Many thanks for the links and the translation corrections (including the brick of confused gender—oops!). I vaguely remember the subjunctive from past teachings (including my teacher repeating endlessly "It's not a tense but a mood). I remember it as being frustrating -- and I'm sure I will again!

Encore, merci pour l'aide! (Et malheureusement, j'aime la beurre comme un élizabéthain!)


Yes, pie is a good way to bake blackbirds, especially twenty-four in one.


Hee hee! Same recipe as for the galah (le cacatoès rosalbin) then! Thank you, that made my morning!


I remember the galah recipe as, "cook the galah in a pot with a stone. When the stone is soft, the galah is ready." I guess throwing out the bird and eating the stone is the next progression.


I love that story!


However, blackbirds had to suffice for the King of England: "Sing a song of sixpence, A pocket full of rye. Four and twenty blackbirds, Baked in a pie." 'Sing a song of sixpence' is an English nursery rhyme...I wonder whether there's any connection between this and the French idiom?


The only hint given for "faute" is sin - what's a better translation?


"une faute" is a mistake, an error or a sin.

"faute de" is an expression meaning "for lack of"


Another (loose translation): "Half a loaf is better than none."


No, it really isn't.


Make do with what you have. If you are hungry and someone gives you bread, don't complain; just eat it and be happy.


For me, Alphabeta explained it well I think: "For lack of thrushes, one eats blackbirds." Hope this helps.


As a vegetarian Hindu, I feel like someone is trying to convert me - first the "on ne vit qu'une fois" and now comparison of bird meat. Hmmm!

I kid, I kid, of course. :)


Why is it "Faute de grives" and not "Faute des grives"?


"de grives" is about "grives" in general... "des grives" would be about specific "grives".


Hi "Buddhafly" (interesting name!) thanks for the reply, I'm not sure that I fully understand but what you say does appear to make sense. I hope that things will become clearer as I progress. Have a happy Christmas and a have a lingot on me. Rob


it appears that "faute de" is one form of an expression also.


Thanks for your reply, can you expand on that for me? I haven't been able to find anything along those lines. Have you seen this explained anywhere?


Some thrushes = des grives but a quantity followed by a noun uses "de", e.g. beaucoup de grives, une centaine de grives, pas de grives, faute de grives.


"faute de" = for lack of



Here are some very descriptive explanation. Just let google translate into Eng site


In Russia we would say 'за неимением гербовой, пишут на простой' which means "who doesn't have a stamped paper writes on ordinary one".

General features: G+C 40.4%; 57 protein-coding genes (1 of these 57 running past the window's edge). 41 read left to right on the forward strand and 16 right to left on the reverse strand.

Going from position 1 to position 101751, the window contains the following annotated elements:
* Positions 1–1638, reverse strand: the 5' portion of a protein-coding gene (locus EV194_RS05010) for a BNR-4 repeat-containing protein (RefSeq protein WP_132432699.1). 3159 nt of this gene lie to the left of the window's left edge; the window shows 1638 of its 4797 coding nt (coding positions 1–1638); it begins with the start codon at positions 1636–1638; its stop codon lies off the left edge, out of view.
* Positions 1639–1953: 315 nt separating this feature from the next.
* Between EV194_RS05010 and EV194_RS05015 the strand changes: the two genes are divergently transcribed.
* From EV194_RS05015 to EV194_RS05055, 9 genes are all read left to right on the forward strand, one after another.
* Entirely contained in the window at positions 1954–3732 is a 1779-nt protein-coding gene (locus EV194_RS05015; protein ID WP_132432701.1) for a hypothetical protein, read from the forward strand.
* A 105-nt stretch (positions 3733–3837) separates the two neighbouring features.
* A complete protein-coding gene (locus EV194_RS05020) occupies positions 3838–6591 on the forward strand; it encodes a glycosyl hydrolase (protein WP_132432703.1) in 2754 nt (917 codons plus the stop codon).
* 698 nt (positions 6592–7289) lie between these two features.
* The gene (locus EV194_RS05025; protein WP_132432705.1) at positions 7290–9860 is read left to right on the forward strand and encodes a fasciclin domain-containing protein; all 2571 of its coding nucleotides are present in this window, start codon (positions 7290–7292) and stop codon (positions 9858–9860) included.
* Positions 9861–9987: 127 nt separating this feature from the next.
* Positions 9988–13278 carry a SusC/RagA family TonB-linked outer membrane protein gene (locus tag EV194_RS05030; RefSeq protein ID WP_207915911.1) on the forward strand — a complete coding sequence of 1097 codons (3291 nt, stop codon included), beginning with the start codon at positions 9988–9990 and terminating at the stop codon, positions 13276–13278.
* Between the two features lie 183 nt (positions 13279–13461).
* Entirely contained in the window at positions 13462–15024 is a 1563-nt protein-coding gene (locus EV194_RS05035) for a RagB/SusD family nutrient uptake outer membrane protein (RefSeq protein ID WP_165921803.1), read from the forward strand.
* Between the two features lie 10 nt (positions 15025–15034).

"Make do with what you have" should be accepted.


"Don't complain about what you are given" is closer.


Except that is not the equivalent idiom but their common meaning.


who eats blackbirds anyways??? and what are "thrushes" ...?


Actually the American Robin is a thrush (It is not of the same family as the European Robin which is much smaller and looks nothing alike).


Well, they both have red breasts, which is how the American one got its name. But yes, they are very different; even the red breasts are about as different as red breasts could be (different shades of red in different spots on the breast).


Thrushes are also small birds. Like a wood thrush, or a meadow thrush. Apparently, they used to be quite the delicacy.


And they have the most lovely songs...that's why they rank higher than blackbirds!


Em português uma expressão similar seria: "Quem não tem cão, caça com gato."


The proverb in hungarian is very similar: if there is no horse, a donkey is good too


I'm also Hungarian learning French and English. So I must ask: is this translation correct? Shouldn't it be "If there are no horses, a donkey will do."? Or both of them are right?


rzsstef's phrase is more casual. yours is more formal, but both are right. It is merely a difference in stylistic choice.


Do people in France eat birds?


Hee hee! I don't think they do, at least not anymore (except poultry), but I'll ask some of the older folk when I see them.


Est-ce que vous mangez du poulet ? Du canard ?


Oui, du poulet, du canard, de la dinde, de la pintade, du faisan, des grives, des perdrix, des cailles...


... mais des merles ?


Four and twenty blackbirds, baked in a pie


Yes, the French do eat garden birds! I asked my neighbours' kids in Normandy and they thought I was mad. So then I asked a middle-aged neighbour and she said, yes, both thrushes and blackbirds are very good and so are woodcocks (bécasses). Hunters catch them and they are still eaten even to this day.


I was thinking about that rhyme last night. I wonder if Brits ate blackbirds at some stage. I also wonder what thrushes taste like. Must be good it the French like them! All the other birds Sitesurf mentioned are very tasty indeed.